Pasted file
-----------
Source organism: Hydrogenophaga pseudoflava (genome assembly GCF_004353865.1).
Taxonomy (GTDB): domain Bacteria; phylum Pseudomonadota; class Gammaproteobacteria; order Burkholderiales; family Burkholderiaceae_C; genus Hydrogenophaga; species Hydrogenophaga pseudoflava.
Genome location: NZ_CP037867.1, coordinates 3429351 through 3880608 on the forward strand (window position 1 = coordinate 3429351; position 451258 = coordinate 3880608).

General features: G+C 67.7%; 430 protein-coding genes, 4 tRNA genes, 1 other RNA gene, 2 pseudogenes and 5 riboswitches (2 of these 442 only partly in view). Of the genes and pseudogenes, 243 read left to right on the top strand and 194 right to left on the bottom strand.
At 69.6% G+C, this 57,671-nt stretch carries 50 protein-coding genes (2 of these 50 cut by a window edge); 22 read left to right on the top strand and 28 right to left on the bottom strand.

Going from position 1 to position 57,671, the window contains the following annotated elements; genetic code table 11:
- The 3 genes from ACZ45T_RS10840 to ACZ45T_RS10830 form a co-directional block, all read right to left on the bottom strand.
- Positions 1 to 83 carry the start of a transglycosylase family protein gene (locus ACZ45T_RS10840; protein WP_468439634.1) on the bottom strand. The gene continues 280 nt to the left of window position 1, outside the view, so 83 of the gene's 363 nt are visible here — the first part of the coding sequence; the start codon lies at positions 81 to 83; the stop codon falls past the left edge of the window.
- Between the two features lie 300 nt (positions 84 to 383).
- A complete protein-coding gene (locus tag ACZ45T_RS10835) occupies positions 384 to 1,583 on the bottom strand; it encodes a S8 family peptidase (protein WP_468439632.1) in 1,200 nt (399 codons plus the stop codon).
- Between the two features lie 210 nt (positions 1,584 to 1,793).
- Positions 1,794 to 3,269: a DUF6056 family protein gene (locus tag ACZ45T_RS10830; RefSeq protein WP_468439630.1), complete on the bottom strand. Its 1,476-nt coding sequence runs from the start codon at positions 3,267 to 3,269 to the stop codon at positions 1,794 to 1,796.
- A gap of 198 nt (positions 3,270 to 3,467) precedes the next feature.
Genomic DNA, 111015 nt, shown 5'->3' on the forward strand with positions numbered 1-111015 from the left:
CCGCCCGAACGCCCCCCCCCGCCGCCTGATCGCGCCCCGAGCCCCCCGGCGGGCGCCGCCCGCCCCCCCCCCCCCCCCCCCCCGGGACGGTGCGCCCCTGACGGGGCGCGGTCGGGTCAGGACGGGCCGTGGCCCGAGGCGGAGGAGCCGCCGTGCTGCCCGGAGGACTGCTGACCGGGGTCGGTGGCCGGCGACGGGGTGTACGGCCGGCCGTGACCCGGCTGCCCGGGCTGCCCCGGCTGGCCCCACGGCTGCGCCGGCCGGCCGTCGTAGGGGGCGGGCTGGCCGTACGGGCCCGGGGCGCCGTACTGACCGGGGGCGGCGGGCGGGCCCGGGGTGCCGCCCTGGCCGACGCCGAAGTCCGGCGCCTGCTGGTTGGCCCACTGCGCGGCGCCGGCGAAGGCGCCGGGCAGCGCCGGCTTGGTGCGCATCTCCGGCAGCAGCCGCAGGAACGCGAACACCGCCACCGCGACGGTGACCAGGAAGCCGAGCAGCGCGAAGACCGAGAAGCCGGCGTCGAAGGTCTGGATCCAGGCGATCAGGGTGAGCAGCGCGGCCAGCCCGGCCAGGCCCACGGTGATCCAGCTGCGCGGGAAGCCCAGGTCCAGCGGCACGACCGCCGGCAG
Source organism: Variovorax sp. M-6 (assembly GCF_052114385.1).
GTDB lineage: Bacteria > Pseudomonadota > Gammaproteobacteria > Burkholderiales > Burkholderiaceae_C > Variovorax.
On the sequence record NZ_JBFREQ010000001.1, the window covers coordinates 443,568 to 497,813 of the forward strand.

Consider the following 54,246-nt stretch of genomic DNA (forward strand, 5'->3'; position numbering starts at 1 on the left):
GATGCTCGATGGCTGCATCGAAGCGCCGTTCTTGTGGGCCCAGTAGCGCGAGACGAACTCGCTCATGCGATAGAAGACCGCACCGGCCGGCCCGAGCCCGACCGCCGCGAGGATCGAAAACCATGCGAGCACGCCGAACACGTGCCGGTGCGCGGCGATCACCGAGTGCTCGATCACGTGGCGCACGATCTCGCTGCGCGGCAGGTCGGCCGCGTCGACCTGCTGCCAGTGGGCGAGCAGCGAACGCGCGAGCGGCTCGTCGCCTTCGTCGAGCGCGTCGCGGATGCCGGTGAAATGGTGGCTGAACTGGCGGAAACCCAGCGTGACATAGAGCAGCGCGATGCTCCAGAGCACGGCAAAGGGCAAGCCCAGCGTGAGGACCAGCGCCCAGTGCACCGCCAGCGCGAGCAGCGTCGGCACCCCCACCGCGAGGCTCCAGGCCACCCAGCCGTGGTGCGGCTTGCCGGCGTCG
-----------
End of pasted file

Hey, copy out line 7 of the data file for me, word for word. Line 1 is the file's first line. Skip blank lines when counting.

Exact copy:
- The 3 genes from ACZ45T_RS10840 to ACZ45T_RS10830 form a co-directional block, all read right to left on the bottom strand.